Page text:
Tuesday, July 27, 2010

A Blackbird and some Blueberry Blast

I've finished one last 10 inch by 10 inch for 2010 - "Red-winged Blackbird." Alex and I were returning from the Wolfe Neck Arts Festival in June, when we saw the water lily pond roadside with lilies in bloom. I hopped out to take some snaps and Mr. Blackbird just sat and posed as I clicked away. In painting the scene, the lily pond was a bit more intricate than Mr. Blackbird, but hopefully the juxtaposition works. As a sidenote, we found Jack's Relish at Wolfe Neck. I bought a jar of Blueberry Blast - a blueberry jam with harbonero pepper sauce mixed in, excellent on cream cheese and crackers - yahoo!! Alex bought a relish that she claims was the best ever, and has long since been finished off.

Wednesday, July 21, 2010

Workshop Saturday

This past Saturday, my neighbor and studio mate, Alan Mast, and I attended on all day workshop at the Maine College of Art (MECA) on Image Transfer and Copies led by Jill Dalton. We spent the day being instructed in, trying out and mostly bungling mechanisms for transferring images from paper copies to various surfaces via oils and artist mediums. The jury is out on whether any of the techniques will prove useful in further work. More experimentation is needed. The image above on the left is a transfer where the inkjet photocopy bled and produced the weird ghostly effect - interesting?? I don't know. Perhaps the highlight of the day was when Alan and I visited the June Fitzpatrick Gallery next to MECA after the workshop was over and viewed the art on display there. The quality and crispness of the work were striking after a day of struggling in the workshop. Noa Warren's pieces (one is shown above on the right) were especially noteworthy, and required a detailed explanation by the gallery manager as to how they were produced - Belgian linen, multiple coats of clear acrylic, pencil drawing of mesh-like image, precise exacto knife work on the drawing and filling in the knife notches with acrylic paint to give the illusion of a folded mesh embedded in clear plastic. No fumbling or bumbling there.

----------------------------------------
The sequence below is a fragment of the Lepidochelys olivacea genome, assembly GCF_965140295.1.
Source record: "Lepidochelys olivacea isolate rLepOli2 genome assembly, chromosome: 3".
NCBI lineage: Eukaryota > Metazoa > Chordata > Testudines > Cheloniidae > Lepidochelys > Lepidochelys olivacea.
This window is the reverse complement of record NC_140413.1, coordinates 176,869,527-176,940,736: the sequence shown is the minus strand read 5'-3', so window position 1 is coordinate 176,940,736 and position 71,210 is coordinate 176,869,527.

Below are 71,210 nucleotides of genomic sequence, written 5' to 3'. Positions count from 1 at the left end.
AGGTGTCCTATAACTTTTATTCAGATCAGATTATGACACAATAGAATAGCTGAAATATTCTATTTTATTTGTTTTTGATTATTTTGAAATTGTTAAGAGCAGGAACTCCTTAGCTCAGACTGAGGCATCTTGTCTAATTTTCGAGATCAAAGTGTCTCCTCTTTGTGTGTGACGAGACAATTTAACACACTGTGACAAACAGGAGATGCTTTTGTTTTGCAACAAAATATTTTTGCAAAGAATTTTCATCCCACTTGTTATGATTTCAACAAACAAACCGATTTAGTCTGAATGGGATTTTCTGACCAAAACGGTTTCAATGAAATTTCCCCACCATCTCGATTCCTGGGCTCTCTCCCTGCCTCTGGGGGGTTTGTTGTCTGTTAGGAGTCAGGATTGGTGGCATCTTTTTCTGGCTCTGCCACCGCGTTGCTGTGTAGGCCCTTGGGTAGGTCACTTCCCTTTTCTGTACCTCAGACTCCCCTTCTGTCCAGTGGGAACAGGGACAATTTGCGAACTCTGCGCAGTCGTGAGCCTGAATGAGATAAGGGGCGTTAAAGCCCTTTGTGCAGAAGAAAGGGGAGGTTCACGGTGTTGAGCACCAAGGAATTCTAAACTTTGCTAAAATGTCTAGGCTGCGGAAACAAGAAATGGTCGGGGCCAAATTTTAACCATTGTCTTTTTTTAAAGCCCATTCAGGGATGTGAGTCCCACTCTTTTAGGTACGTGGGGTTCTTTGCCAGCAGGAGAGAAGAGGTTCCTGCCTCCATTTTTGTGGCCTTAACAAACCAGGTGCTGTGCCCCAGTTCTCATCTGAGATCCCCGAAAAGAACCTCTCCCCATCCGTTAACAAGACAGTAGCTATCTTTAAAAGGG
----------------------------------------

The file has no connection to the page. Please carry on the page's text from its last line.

Wednesday, July 14, 2010

Two More 10 by 10s

I've completed two more 10 by 10 inch paintings. The flower is entitled "Summer Snow," a type of Japanese Tree Lilac that Alex and I saw at the Coastal Botanical Gardens earlier this year. I really enjoy using the water-mixable oil paints to get the colors to work with and flow into each other on the canvas. The other painting is "The Harp," a scene from the warmup for a MidCoast Symphony performance.

On another note, the Brunswick Art Walk this past Friday was quite busy for my studio mate, Alan Mast, and myself. We had a solid number of visitors and much enjoyable discussion. It was quite energizing.

Tuesday, July 6, 2010

New York, New York

Alex and I had a whirlwind Fourth of July holiday weekend in New York City. Click here for pics of our NYC trip. It was exhausting and exhilirating. It left us grateful to be able to return home to Maine. We arrived Saturday afternoon and careened via cab directly to the Metropolitan Art Museum. The Met is huge and confusing. We think we caught everything we wanted to, skipping Picasso and Tut's funeral (not big fans) which were elbow-to-elbow, but doing the Rooftop Garden's installation, the Women's fashion exhibit, the Arms and Armor collection and the standing galleries of 19th and 20th century art. We walked around Times Square which was not-quite-a-mosh-pit and one of NYC's finest pointed us to a Two Brothers pizza two blocks off the main drag for $1 a slice pie - outstanding. On Sunday morning, I took a walk to the Hell's Kitchen flea market - not exactly hopping. Then we went to the Times Square Church - an experience to be sure; the choir rocked. Then we were off to MOMA which was 5 floors well organized. The Women's photography show was very compelling. Concept art seemed the focus for other exhibits - to me, kind of scratchy and not very warm. Then it was fireworks cruise time on the Spirit of New York - singing wait staff, endless buffet, endless DJ, DHS everywhere, cruise up the Hudson and back and twenty minutes of Macy's fireworks from 5 barges. On Monday morning, we found a Gourmet Deli and had them fix us a cheese sub which we ate on the way out of the city - the best sub in years. NYC - nice to visit, plenty left over to see next time.

Friday, June 25, 2010

A Meticulous Ferment - A Beauty

This past Wednesday, Alex and I attended the opening for A Meticulous Ferment at the ICA on Congress Street in Portland. The two artists, Beth Lipman and Kirsten Hassenfeld, collaborated on this most remarkable show. Ms. Lipman works in glass and Ms. Hassenfeld in paper, although the paper for this show is rolled and painted to look very much like Delft or milk or other types of decorative glass. "The Bride" by Ms. Lipman, pictured on the show's brochure, was the show's centerpiece and we spent quite a bit of time taking it in and enjoying it. "White Treen" by Ms. Hassenfeld was a galaxy of her faux glass suspended from the ceiling, looking cosmic and elegant at the same time. It was our favorite of the show and if we had a huge room and a ton of money, we would have taken it home. We are hoping it finds a permanent public location. We think this show is a beauty, so if one were to need a reason to go to Portland, this would qualify. The show runs through August 15.